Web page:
It was the same trade shows, different cities and different people, but all of a sudden, it would triple the amount of people that wanted to start with us. We realized the only thing that’s changed is many people would walk up to our booth and say, “Are you guys the income story that I hear all the time on the radio? Are you that Income Store?” I was in the White House with my wife once. She got invited to the East Wing. Vice President Pence and some other great people talking and she was one of 61 people invited and I was the plus one. The bottom line is I was talking in a hallway and a lady came running around the corner and she walks up to me. She goes, “Say something again?” I go, “What do you want me to say?” She goes, “You’re the Income Store guy. I hear you on the radio all the time.” I’m telling you, folks, there is power in being on multiple platforms. You can still ride your Facebook. You could still ride your Pay Per Click. You can still ride your direct mail campaign, but when you spread your budget in a microeconomic section, keeping the budget small for testing, watch the data that comes from that micro test.
Because as I was sitting there listening to Michael Dubin talk, I’m like, “I just lived through this.” We started in Chicago then we went to the Dallas and then West Coast then Florida, and then finally we did it nationwide. If you have a budget, go into a microeconomic part of the country, meaning go into a section you can control and find a way to get on different platforms. I also wanted to give a few examples. Let’s say you’re a life coach. Maybe you live in Kansas City. What I would do if I’m you and I’m trying to get on multiple platforms, first, I would do a lookalike campaign with some advertising on Tony Robbins’ page. Because that’s where people are already looking for a life coach. I would find a way to get their email and their address somehow by maybe doing some polls and surveys, jumping into some Facebook groups, reaching out to them directly, hire a team of people to reach out to people, just get their data. I would do a direct mail campaign. I would do a five-point incredibly well thought out email campaign. You might ask, “What would I put out in the email?” Why don’t you go to your biggest competitor in life coaching and sign up for their email account, sign up for their email newsletter? Why don’t you model what they do?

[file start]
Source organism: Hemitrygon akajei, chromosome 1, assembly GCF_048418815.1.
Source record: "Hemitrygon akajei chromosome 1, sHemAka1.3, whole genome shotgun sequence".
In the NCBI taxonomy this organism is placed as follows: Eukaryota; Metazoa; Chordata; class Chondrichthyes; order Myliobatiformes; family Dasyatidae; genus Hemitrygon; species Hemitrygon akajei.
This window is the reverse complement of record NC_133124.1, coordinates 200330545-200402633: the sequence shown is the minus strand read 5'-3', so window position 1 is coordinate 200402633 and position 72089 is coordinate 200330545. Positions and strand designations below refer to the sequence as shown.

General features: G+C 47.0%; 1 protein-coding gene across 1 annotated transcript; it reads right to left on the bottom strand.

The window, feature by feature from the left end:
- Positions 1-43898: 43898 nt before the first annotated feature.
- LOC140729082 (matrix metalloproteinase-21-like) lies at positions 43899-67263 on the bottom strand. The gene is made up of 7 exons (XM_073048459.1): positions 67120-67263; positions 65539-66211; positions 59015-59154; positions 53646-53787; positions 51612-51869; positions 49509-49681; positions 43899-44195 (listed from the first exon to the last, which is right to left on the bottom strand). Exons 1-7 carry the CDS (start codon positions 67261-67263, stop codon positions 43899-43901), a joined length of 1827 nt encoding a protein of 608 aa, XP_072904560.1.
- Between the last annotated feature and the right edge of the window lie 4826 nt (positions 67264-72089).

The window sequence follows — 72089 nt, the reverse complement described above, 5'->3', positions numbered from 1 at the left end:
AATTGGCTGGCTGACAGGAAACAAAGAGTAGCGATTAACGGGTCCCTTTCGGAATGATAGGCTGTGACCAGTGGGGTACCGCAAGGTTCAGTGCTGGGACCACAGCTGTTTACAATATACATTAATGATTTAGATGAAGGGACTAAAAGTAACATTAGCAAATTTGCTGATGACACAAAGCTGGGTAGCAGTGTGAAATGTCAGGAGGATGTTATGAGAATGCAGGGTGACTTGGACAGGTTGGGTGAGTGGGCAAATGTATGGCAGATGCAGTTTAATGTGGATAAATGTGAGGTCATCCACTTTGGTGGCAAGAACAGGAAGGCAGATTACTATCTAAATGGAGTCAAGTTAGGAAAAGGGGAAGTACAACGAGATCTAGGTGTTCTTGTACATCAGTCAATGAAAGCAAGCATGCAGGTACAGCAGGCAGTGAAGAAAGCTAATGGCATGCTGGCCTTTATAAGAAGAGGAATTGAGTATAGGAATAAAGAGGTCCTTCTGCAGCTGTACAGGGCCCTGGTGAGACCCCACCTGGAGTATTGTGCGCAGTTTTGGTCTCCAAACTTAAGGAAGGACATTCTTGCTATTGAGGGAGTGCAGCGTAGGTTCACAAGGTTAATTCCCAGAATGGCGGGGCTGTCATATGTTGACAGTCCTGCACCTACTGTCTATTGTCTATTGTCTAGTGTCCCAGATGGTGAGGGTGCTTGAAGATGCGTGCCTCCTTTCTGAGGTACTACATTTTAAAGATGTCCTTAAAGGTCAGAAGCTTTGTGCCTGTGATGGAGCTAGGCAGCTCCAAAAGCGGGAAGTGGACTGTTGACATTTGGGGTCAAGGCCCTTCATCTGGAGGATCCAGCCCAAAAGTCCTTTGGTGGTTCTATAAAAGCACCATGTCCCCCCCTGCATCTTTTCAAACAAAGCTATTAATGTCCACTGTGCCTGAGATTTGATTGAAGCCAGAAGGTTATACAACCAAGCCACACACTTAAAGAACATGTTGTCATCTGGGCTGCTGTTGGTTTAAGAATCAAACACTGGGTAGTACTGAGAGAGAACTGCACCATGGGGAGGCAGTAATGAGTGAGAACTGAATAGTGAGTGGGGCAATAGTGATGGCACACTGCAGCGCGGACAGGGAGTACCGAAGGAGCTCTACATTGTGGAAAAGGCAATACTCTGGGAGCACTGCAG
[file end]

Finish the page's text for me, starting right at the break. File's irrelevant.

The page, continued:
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What if you have a physical product? I own a website being overhauled right now called 99 Cent Razor. Actually, it was modeled after Dollar Shave Club. We finally got some razors. What I could do is I could buy a subscription email lists from GQ magazine. I know they’re concerned with grooming. I would do a five-point email and a five-point direct mail campaign. I would retarget them. That’s a separate campaign. I would then for sure do direct mail. I would do some local radio for physical product. What if you’re an insurance man? That’s a service. I would take some small digital billboards. Every small town now has them. Get some small, quick hitting billboards. I would for sure get on the radio. I would definitely do half page ads in the newspaper. I would sponsor everything that gets in my path. Everything little kids, Little League for $50 to you name it. I would sponsor everything.
I would suffocate that little town until they saw my brand and heard my brand. Touched my brand everywhere, why? I want you to understand when Michael Dubin says, “Magic happened when I realized my average customer was not starting with me until they had 2.7 touches across three different platforms.” Your customers are the same. They’re the same. They need to trust you. They need to know you’re mature and secure. Some people are going to say, “I’m a one-man show.” So what? Fake it until you make it. Look big. Make sure you put everything out there on your website with the word we and not I. Here’s the deal. You have the budget. Start small. Get on three to four different platforms and run the numbers. I promise you, you will be ecstatic. Take care.
- Capitalism Conference
- Dollar Shave Club
- The Dive and Drive – Past episode
- Dollar Shave Club – YouTube
- 99 Cent Razor